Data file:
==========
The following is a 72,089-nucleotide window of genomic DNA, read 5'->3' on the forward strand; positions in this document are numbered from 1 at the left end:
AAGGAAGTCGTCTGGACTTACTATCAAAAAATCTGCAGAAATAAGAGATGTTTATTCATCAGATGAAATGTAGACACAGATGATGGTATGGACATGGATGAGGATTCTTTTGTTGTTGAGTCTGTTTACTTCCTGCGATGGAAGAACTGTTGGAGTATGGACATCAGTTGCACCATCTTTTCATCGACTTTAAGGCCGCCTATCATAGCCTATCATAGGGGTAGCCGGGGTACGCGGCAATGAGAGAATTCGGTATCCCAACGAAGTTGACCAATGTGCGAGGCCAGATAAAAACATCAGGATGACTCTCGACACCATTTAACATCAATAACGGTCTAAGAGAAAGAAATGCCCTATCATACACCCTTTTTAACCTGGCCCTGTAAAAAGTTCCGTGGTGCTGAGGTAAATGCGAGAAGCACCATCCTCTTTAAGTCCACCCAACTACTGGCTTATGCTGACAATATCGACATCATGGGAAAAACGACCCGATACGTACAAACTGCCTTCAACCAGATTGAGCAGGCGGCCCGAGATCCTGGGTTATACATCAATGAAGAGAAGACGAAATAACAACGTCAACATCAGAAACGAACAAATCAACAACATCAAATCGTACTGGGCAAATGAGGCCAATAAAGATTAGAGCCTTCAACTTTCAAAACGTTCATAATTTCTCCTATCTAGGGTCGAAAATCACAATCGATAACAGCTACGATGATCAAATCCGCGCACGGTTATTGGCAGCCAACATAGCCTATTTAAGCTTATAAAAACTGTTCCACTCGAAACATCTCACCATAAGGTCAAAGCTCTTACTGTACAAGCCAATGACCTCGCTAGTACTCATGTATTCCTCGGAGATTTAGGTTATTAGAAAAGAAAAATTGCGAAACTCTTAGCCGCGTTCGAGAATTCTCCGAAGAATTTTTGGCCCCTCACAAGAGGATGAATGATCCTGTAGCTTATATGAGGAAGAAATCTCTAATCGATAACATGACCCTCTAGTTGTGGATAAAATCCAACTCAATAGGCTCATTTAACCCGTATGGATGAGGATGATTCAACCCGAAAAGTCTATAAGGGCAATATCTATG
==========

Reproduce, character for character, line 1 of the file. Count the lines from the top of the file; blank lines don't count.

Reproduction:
The following is a 72,089-nucleotide window of genomic DNA, read 5'->3' on the forward strand; positions in this document are numbered from 1 at the left end: